Advanced ROTC Men Must Pass Stiffer Physical Tests
Many Upperclassmen Weeded Out In Difficult Qualifying Examinations
This is the second in a series of articles on the Harvard R. O. T. C. units.
Training for the army or for the navy at Harvard consists in each department of four courses which progress from the fundamentals of military or naval science to the more complicated and advanced theories of organization and tactics.
The two departments, one preparing for second lieutenants' commissions in the Officers' Reserve Corps, the other for corresponding commissions in the Naval Reserve, are practically alike in their organizational setup with only one major difference.
Every student who signs up to take the N. R. O. T. C. course in the Freshman year must pass a physical examination and is then expected to finish the entire four years and to become a full-fledged sailor. The Mil Sci student, on the other hand, may drop out at the end either of his first or his second year and remain a quarter or a half of a soldier. Only if he wishes to continue must he pass a physical examination.
This explains the huge drop in the registration of Mil Sci 2 under Mil Sci 1 and of Mil Sci 3 under Mil Sci 2. One hundred and thirty-nine men are taking the introductory course this year while only 92 are in the second year and 53 in the third. While part of this drop is due to a larger original enrollment in the beginning course in the last two years, it is caused in large part by the dropping out of students after the first and second years. Mil Sci 4 stands almost even with Mil Sci 3, with 46 men.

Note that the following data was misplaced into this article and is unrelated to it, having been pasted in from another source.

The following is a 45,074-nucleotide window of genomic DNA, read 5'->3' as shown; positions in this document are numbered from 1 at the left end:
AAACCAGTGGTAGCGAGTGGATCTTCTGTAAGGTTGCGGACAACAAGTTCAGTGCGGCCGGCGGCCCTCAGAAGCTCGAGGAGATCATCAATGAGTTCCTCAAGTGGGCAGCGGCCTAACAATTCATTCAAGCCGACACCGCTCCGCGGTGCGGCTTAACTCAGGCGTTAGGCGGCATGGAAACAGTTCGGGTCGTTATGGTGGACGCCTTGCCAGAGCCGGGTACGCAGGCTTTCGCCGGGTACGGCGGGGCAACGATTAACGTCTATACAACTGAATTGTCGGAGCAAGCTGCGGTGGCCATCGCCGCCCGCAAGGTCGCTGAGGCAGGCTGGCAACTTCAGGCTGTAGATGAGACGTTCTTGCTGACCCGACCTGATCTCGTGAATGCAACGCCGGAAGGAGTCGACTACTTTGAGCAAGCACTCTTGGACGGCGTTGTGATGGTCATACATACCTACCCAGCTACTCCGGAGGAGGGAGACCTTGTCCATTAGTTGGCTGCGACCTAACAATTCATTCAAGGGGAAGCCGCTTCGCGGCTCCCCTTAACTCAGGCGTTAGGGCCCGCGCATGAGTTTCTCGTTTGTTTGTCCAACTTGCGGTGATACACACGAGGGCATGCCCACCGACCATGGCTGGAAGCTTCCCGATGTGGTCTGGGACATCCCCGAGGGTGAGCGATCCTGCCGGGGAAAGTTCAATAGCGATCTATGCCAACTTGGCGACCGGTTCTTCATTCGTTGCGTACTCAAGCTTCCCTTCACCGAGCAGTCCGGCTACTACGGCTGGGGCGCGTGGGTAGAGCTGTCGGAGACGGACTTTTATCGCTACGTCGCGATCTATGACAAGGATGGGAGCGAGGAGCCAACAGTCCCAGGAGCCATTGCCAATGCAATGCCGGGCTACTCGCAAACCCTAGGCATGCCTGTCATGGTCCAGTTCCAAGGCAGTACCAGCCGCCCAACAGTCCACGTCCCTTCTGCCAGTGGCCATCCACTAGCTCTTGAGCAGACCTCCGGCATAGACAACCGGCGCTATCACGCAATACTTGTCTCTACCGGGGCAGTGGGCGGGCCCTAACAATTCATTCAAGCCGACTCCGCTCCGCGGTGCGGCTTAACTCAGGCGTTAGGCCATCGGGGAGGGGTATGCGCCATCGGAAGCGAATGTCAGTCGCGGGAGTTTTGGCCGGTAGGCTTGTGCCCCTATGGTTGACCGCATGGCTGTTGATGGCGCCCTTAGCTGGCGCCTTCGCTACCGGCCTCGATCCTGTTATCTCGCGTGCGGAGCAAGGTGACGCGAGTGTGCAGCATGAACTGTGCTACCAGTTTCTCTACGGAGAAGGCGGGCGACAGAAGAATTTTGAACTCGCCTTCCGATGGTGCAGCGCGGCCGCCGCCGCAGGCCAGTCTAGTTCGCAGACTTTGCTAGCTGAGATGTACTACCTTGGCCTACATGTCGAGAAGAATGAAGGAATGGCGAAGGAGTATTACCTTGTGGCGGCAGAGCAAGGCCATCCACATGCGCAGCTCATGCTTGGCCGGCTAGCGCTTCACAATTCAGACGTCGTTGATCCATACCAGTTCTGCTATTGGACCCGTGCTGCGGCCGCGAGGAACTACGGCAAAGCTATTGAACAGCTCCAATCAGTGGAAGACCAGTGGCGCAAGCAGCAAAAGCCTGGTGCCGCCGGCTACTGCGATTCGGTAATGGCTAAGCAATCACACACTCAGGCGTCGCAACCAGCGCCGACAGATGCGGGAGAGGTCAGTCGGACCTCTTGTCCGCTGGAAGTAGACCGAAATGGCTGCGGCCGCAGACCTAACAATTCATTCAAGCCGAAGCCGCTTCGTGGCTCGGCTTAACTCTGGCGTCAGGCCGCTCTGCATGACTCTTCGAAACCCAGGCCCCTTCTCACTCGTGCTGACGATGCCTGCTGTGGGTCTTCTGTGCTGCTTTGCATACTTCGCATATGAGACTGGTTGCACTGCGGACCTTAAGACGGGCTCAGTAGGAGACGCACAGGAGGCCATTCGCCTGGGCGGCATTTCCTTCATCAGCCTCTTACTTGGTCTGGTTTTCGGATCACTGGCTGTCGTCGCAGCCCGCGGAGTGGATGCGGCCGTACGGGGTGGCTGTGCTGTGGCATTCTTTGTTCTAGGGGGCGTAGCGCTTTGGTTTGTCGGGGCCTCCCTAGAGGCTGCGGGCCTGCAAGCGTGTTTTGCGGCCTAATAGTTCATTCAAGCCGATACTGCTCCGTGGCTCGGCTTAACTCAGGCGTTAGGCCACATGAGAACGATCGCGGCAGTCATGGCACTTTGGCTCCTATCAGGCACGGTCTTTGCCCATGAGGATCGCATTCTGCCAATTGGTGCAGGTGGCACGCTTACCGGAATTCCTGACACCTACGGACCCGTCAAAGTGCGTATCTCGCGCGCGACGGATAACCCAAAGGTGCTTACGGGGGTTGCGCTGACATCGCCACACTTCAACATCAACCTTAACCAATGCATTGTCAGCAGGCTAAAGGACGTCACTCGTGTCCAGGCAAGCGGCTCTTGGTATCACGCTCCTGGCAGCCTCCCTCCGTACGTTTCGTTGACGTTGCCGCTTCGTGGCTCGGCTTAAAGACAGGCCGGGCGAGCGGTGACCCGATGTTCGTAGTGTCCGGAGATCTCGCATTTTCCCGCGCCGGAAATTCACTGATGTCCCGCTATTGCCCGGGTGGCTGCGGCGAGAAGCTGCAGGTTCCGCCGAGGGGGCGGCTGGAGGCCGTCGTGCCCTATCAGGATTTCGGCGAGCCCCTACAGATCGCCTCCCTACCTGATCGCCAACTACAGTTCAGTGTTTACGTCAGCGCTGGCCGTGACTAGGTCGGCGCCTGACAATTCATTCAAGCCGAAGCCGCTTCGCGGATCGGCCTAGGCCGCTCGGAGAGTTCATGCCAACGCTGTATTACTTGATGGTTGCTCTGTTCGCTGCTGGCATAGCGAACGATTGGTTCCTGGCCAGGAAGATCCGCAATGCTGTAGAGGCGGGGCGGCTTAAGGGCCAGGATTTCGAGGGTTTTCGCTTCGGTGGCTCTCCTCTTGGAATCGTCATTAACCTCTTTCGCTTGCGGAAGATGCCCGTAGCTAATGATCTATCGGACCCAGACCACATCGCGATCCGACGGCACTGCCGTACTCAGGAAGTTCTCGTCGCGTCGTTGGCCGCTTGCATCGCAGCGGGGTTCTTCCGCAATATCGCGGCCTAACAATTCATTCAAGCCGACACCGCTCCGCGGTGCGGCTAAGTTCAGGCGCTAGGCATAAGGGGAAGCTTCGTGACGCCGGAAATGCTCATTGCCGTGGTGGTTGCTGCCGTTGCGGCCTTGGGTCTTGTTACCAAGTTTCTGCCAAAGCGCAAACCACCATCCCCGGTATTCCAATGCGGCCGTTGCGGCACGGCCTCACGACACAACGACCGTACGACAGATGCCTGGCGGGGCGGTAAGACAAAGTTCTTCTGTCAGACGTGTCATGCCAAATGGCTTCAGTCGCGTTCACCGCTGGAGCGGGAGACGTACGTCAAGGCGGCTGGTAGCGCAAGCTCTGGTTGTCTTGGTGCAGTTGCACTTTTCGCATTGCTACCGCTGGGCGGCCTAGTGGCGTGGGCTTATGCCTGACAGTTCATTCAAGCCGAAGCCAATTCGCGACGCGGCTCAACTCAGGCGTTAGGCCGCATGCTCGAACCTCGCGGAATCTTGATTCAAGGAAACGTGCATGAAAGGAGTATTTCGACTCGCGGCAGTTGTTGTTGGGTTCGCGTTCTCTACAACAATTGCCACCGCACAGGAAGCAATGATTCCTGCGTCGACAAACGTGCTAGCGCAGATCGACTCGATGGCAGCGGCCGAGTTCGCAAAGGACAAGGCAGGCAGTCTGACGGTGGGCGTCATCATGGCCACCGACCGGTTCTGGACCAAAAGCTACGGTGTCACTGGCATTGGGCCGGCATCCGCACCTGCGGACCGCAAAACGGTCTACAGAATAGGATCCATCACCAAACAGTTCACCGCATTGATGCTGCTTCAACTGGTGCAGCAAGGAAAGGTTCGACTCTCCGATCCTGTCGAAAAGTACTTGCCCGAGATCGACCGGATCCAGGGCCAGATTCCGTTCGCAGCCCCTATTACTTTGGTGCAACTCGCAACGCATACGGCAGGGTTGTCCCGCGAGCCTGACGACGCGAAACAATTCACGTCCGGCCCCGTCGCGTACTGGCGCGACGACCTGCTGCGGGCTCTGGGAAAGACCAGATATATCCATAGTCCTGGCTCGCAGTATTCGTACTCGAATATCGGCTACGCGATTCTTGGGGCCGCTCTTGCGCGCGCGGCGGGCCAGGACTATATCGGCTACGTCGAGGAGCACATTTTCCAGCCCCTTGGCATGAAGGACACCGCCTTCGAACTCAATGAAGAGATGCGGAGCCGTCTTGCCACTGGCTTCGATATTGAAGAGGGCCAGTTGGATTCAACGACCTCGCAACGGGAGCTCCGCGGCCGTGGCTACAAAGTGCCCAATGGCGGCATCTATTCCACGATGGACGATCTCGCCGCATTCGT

Naval Science, on the other hand, has 74 in the first year, 73 in the second, 39 in the third, and 29 in the fourth. The drop between the Sophomore and Junior years comes when men are required to take their second physical examination and to pass Government requirements.
Uniforms are supplied by the Government to all men except those in Mil Sci 4, who must buy their own. In the case of Naval Sci, textbooks belonging to the Government are loaned to the students. In addition students who take the third and fourth years in each course and who sign a contract agreeing to accept a commission in the reserves after graduation, receive a monthly stipend from the Government.
All the men who sign the contract are required to spend six weeks at camp in the case of the army or three weeks on a cruise in the case of the navy in the summer following their Junior year.